AI trends in Europe and the US have revealed several subjective interpretations attributed to DEI globally. For instance, the recent Google’s Gemini depiction of “black Nazis” and “woman pope” was a misinterpretation of DEI. Unfortunately,  majority of the AI tools are developed from outside Africa in these regions and there is a danger in AI to not only fail to align with your values but you could also have the AI oppose your values.

How it should be done

DEI by design: AI developers should adopt the concept of “DEI by design” during the process of AI development and deployment. This requires AI companies to have diverse, balanced and inclusive teams where various African diversities are represented depending on the intended use of the AI tool. These should be present from data collection, AI training, and deployment. The local contexts of communities such as social settings, economic, language diversities where the AI is likely to be deployed should also be priority.

Research and Community engagement: AI developers should obtain accurate data for machine training. Thus, research should be conducted to build datasets that are accurate and devoid of biases. There should be Community engagement at all levels from data collection, AI training, regulation, and deployment. Developers must ensure co-creation of AI models with communities to guarantee equity and inclusion of the various African diversities. Research should be conducted to define what and how African communities understand by DEI and find middle grounds on the same. 

Regulation: There should be regulation of AI at national, regional, and global based on applicable human rights standards. DEI should be a legal obligation rather than just a mere social responsibility. Relevant institutions should promulgate AI regulatory frameworks that require mandatory adoption of DEI within AI tools used in the health sector and those that may impact healthcare outcomes, require constant periodical reporting, and establish special enforcement authorities, ensuring prompt disclosure, adequate compensation, and other redress actions against the responsible actors in case of non-compliance or breach. meaningful representation and decision making at high-level organs such as UN in the UN Advisory Body on AI,  to ensure representation of African cultures, values, and diversities at all levels.

Adopting Africentric/Afrocontric Approaches

According to M. Adebara et al, each language encodes knowledge about people, their traditions, wisdom, and environment, as well as how it is that they interact with the sum of the concepts in their own culture. Therefore, by deploting  AI tools trained on Afrocentric approaches such pretrained multilingual language models (mPLM) from Africa’s 2,000 languages will ensure inclusive and equitable AI-based decisions.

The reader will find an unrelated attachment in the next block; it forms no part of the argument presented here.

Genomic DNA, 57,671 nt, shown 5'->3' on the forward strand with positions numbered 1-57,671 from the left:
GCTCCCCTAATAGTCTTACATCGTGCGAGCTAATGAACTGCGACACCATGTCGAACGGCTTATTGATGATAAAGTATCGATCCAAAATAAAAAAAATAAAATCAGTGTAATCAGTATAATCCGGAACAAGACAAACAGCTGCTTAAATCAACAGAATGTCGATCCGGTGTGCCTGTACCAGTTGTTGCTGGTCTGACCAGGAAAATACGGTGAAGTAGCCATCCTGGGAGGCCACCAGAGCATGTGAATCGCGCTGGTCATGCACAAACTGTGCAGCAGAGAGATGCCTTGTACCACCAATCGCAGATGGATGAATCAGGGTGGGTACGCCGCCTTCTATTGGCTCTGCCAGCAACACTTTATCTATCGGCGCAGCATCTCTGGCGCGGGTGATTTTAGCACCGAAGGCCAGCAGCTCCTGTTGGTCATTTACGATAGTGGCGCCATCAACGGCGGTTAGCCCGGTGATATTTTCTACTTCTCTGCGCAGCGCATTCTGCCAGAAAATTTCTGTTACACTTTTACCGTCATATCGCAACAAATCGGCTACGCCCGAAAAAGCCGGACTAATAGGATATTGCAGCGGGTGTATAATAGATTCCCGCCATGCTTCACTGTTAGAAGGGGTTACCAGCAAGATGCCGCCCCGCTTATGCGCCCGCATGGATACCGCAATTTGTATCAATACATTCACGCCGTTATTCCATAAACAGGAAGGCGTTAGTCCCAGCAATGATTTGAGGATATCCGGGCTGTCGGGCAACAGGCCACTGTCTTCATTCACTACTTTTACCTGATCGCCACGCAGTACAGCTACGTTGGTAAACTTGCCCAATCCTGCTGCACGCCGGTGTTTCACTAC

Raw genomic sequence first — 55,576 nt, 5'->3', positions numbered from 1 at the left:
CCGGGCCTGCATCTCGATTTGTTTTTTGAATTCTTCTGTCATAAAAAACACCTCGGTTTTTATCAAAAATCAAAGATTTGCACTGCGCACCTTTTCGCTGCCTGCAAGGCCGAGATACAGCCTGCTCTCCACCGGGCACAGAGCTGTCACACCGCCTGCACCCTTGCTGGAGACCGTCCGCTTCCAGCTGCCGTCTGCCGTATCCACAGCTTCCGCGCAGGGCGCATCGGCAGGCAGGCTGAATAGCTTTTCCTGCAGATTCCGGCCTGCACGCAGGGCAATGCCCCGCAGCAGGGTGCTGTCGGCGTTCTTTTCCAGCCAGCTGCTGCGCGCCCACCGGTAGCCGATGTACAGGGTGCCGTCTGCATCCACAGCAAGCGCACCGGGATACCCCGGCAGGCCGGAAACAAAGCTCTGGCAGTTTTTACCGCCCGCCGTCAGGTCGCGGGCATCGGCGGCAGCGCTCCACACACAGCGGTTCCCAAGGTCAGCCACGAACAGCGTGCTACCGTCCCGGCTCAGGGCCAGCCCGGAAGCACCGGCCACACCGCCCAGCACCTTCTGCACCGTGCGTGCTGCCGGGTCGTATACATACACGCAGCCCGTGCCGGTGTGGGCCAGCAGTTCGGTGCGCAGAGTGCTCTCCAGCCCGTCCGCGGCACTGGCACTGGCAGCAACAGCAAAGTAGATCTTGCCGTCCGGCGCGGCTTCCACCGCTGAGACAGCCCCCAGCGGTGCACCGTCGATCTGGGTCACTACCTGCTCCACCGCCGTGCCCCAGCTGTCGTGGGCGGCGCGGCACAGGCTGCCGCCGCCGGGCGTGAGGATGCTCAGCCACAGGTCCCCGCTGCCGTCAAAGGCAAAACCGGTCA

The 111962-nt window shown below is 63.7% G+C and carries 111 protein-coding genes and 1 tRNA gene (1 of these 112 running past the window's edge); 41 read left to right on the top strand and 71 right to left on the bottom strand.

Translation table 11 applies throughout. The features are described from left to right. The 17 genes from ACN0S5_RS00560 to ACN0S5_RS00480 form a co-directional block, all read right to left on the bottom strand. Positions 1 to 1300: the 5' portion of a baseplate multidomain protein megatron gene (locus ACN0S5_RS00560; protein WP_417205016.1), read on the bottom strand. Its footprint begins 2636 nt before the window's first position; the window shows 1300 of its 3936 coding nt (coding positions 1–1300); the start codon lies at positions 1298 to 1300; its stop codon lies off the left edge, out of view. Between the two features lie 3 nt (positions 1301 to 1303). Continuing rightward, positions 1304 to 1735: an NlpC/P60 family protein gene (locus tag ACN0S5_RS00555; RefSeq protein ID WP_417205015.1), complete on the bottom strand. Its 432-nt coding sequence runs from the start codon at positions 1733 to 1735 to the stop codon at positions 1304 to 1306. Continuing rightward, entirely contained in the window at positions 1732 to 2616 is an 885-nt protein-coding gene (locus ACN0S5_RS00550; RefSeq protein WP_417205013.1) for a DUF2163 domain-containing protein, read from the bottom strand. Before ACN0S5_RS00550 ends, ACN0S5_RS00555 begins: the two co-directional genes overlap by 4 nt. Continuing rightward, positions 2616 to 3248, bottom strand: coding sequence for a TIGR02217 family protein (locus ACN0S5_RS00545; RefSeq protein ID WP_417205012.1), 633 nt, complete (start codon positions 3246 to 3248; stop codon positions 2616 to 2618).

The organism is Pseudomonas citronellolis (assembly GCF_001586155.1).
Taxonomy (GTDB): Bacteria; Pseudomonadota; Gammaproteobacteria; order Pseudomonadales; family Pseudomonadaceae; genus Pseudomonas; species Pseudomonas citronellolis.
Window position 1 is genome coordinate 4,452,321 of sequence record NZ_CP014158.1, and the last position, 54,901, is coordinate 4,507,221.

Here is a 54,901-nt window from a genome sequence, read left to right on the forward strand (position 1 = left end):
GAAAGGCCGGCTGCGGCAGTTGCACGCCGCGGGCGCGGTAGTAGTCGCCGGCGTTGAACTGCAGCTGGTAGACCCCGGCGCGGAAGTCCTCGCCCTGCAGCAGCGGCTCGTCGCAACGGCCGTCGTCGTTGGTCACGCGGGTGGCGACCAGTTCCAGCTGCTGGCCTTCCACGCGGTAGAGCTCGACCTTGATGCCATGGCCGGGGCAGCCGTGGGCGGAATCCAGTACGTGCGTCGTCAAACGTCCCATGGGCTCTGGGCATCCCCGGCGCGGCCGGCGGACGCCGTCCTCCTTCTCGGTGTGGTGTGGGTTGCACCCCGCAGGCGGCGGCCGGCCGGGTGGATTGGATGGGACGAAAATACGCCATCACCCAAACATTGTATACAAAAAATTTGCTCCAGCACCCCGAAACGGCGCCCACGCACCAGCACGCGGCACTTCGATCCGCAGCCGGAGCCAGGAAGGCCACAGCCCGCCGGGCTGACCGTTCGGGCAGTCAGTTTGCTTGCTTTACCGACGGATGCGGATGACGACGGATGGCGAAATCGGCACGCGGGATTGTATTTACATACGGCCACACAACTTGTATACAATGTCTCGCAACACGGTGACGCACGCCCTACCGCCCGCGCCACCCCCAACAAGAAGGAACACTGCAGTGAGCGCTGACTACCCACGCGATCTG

AI impact assessment: Impact assessments of AI should be a legal requirement as a precautionary measure to assess the impact of the AI tool. A risk-based approach should be adopted in the development and  AI tools in the health sector. A high-risk-based approach to AI as it applies to health is paramount, in cases where inherent bias and discriminatory AI-based decisions against African communities are likely possibilities.

Capacity enhancement: There should be a concerted effort to train of existing and future healthcare workforce on the practicalities of DEI in their work.

Advocacy for AI rights: Strategic advocacy for DEI within the AI tools is key if this concept is to manifest practically rather than theoretically – the concept of Patients AI rights. Patients Individuals must be informed the extent to which an AI tool is to be used in making healthcare decisions. Patients or users who are unhappy with AI decisions should have the option of seeking a human medical practitioner since AI has the potential of becoming a threat to human existence.


Many underrepresented communities in Africa currently face structural and systemic bias, prejudice, discrimination and marginalization within the healthcare system due to various factors. This ultimately affects the datasets used for training AI tools and could lead to the exacerbation of these inherent structural and systemic discriminations. DEI brings a huge opportunity for African communities to reduce these biases and enhance human rights accountability to ensure sustainable deployment of AI leading to the enjoyment of the most attainable standard of health and other human rights by all persons including the underrepresented communities. Therefore, DEI should be at the core of AI integration in Africa’s healthcare systems. This applies to both public and private sectors of all sizes, small or large.